In England, silver had been the common measure of value up to A. D. 1377, when silver and gold coins were used in the ratio of 16 to I up to 1816. But France and most of the other European countries used a 15 to 1 ratio, so silver drifted to France and gold to England, until 1816 when England abandoned Bimetalism and went on the Gold Standard. Most of the countries of Continental Europe began to demonetize silver in 1873, which threw large amounts of it on the market as metal and decreased its value. Incidentally, the pound sterling was an actual pound in weight of silver containing 5400 grains (troy) with a purity of 92.5%, or 4995 grains of pure silver (troy). But, then came the debasement of the currency. Debasement of the pound sterling took two forms; some kings reduced the weight of the coin, while others reduced the percentage of silver. Thus, by the time of Queen Elizabeth's Great Recoinage Act of 1560, the weight of pure silver in the pound sterling had fallen to 1761 grains (troy). The most rapid debasement of silver came after a long period of declining commodity prices.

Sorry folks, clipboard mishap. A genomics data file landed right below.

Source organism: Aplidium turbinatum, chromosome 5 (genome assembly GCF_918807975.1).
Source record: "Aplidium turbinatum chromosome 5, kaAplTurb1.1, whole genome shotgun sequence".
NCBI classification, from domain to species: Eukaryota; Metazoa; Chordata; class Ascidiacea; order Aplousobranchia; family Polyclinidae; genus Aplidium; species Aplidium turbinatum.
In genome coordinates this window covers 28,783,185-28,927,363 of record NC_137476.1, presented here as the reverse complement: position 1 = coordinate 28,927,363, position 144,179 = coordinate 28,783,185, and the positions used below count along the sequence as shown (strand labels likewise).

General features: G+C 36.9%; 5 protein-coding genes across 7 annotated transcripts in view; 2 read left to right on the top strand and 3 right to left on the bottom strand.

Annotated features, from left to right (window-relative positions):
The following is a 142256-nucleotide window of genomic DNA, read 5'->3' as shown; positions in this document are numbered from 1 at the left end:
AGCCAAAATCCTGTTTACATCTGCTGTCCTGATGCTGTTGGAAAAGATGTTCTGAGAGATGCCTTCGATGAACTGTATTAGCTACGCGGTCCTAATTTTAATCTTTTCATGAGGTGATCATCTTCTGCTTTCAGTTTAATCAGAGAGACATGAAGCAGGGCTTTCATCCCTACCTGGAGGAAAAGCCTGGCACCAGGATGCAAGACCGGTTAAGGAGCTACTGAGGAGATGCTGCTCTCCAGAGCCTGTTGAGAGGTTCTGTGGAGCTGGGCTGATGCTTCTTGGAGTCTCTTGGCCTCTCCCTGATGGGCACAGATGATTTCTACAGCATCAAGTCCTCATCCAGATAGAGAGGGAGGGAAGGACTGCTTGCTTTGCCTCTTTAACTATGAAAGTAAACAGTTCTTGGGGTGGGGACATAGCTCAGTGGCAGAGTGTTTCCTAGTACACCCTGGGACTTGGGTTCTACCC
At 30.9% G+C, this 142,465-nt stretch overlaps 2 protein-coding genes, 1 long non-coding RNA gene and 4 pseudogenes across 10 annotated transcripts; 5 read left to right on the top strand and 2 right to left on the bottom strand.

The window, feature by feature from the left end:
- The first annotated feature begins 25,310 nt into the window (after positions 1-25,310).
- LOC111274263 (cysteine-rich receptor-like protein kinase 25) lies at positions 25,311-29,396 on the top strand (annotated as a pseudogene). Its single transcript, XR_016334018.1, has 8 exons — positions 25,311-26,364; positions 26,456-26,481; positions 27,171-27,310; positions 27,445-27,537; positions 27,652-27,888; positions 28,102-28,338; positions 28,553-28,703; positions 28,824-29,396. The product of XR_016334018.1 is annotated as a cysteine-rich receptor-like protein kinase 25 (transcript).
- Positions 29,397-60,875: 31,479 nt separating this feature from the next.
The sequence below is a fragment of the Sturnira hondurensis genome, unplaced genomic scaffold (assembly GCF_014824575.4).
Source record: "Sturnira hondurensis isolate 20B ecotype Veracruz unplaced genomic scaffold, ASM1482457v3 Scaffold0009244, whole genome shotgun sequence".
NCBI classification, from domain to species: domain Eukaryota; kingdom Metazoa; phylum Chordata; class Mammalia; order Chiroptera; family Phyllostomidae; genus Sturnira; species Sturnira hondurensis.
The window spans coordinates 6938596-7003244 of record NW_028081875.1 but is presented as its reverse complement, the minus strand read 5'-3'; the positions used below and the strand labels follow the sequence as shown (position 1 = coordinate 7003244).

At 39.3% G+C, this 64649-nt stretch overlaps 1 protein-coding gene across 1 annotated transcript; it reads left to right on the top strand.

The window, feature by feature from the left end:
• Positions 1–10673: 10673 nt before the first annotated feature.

In the United States, the 15 to 1 ratio established in 1792 undervalued gold. So gold began to disappear from circulation. To correct this situation, Congress on June 28, 1834 changed the ratio to 16 to I, at which rate gold was slightly overvalued and silver undervalued. Hence, silver coins began to disappear from circulation. Recognizing this fact of life, Congress by the Act of February 12, 1873 (the "Crime of 1873") omitted the free coinage of silver privilege and omitted the silver dollar from me coinage system. This put me U.S. on me Gold Standard (de-facto), but it was not until the Gold Act of March 14, 1900, mat the Gold Standard became official (de jure).